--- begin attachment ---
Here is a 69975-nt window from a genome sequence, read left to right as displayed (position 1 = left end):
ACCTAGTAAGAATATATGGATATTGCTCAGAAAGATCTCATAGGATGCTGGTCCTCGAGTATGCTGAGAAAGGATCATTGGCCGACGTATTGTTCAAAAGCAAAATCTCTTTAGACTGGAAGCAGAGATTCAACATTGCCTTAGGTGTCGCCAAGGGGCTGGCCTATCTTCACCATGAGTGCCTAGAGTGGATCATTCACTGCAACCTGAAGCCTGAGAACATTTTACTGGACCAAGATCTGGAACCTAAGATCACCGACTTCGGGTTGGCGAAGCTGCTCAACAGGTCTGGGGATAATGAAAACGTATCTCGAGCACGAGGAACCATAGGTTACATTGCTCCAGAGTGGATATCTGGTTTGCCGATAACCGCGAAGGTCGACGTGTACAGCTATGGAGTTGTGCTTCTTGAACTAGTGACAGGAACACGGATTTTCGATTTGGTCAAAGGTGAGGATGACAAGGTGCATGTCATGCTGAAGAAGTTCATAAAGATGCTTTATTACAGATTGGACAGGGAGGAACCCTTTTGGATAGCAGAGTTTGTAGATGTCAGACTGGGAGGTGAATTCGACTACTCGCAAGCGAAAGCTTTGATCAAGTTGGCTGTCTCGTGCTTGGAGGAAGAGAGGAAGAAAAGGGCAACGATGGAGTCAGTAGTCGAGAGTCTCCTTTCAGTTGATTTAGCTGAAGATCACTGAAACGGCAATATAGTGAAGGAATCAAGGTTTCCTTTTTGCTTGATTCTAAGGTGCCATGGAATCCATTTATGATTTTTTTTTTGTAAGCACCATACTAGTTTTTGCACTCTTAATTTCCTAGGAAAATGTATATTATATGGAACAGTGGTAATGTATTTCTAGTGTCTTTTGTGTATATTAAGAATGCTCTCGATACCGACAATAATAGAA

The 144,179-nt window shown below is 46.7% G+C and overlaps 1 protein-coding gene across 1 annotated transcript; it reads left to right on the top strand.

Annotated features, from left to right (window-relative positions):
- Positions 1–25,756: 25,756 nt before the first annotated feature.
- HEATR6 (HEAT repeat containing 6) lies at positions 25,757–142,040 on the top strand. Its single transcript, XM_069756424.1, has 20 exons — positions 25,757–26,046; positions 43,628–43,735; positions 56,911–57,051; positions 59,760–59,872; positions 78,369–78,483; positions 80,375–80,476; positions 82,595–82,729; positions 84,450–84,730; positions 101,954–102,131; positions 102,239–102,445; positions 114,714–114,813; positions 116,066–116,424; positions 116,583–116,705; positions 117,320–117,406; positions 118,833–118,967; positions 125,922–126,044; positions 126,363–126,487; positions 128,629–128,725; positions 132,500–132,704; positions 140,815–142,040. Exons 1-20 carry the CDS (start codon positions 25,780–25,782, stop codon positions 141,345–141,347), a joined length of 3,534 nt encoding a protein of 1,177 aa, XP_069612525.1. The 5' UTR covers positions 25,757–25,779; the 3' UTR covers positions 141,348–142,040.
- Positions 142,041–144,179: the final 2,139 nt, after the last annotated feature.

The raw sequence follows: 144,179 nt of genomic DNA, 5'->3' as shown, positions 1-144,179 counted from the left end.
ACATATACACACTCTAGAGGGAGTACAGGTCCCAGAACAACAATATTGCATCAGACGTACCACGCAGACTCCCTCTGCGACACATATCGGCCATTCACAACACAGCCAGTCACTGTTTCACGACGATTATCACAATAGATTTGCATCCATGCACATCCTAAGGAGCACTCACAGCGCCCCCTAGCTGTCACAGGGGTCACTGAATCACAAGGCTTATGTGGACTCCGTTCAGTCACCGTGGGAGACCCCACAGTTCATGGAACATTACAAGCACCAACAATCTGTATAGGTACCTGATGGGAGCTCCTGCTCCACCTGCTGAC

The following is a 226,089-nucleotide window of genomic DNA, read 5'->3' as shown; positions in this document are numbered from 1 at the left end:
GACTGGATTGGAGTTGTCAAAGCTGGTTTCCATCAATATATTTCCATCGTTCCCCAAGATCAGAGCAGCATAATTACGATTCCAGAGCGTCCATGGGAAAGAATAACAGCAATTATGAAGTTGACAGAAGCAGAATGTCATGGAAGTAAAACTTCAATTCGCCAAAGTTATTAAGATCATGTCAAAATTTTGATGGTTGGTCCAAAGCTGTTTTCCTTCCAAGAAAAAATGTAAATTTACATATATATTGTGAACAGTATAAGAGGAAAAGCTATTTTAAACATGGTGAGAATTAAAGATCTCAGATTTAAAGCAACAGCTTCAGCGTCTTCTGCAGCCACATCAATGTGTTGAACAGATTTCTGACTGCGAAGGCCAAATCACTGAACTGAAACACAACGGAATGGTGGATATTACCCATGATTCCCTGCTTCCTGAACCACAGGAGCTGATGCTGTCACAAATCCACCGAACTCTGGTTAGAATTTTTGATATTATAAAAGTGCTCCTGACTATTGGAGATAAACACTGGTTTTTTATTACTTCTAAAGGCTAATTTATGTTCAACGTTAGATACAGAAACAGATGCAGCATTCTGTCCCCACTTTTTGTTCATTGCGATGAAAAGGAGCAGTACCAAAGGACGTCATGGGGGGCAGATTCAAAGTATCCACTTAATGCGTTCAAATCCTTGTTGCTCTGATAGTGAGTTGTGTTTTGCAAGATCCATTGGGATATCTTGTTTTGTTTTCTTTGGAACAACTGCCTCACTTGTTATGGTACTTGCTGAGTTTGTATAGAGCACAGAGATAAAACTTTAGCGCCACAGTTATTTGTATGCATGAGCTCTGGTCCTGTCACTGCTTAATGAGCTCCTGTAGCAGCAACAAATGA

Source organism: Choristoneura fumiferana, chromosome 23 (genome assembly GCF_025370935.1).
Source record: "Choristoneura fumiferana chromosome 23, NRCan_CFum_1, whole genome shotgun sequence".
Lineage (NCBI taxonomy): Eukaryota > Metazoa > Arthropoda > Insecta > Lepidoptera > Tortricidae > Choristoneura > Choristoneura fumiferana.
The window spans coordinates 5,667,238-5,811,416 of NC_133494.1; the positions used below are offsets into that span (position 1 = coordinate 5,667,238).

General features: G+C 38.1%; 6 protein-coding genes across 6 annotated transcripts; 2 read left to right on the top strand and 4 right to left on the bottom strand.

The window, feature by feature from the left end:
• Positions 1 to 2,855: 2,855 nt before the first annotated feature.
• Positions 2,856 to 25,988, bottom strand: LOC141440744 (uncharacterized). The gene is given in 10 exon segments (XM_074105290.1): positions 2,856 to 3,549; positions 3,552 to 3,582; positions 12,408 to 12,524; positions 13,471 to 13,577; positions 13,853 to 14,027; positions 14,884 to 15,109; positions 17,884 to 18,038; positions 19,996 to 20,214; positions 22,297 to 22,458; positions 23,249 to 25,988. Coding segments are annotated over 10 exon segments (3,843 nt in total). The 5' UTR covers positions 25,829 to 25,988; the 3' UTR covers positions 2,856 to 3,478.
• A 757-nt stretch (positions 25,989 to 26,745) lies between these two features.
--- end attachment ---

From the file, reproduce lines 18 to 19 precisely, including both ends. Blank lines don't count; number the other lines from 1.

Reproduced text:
• Positions 1 to 2,855: 2,855 nt before the first annotated feature.
• Positions 2,856 to 25,988, bottom strand: LOC141440744 (uncharacterized). The gene is given in 10 exon segments (XM_074105290.1): positions 2,856 to 3,549; positions 3,552 to 3,582; positions 12,408 to 12,524; positions 13,471 to 13,577; positions 13,853 to 14,027; positions 14,884 to 15,109; positions 17,884 to 18,038; positions 19,996 to 20,214; positions 22,297 to 22,458; positions 23,249 to 25,988. Coding segments are annotated over 10 exon segments (3,843 nt in total). The 5' UTR covers positions 25,829 to 25,988; the 3' UTR covers positions 2,856 to 3,478.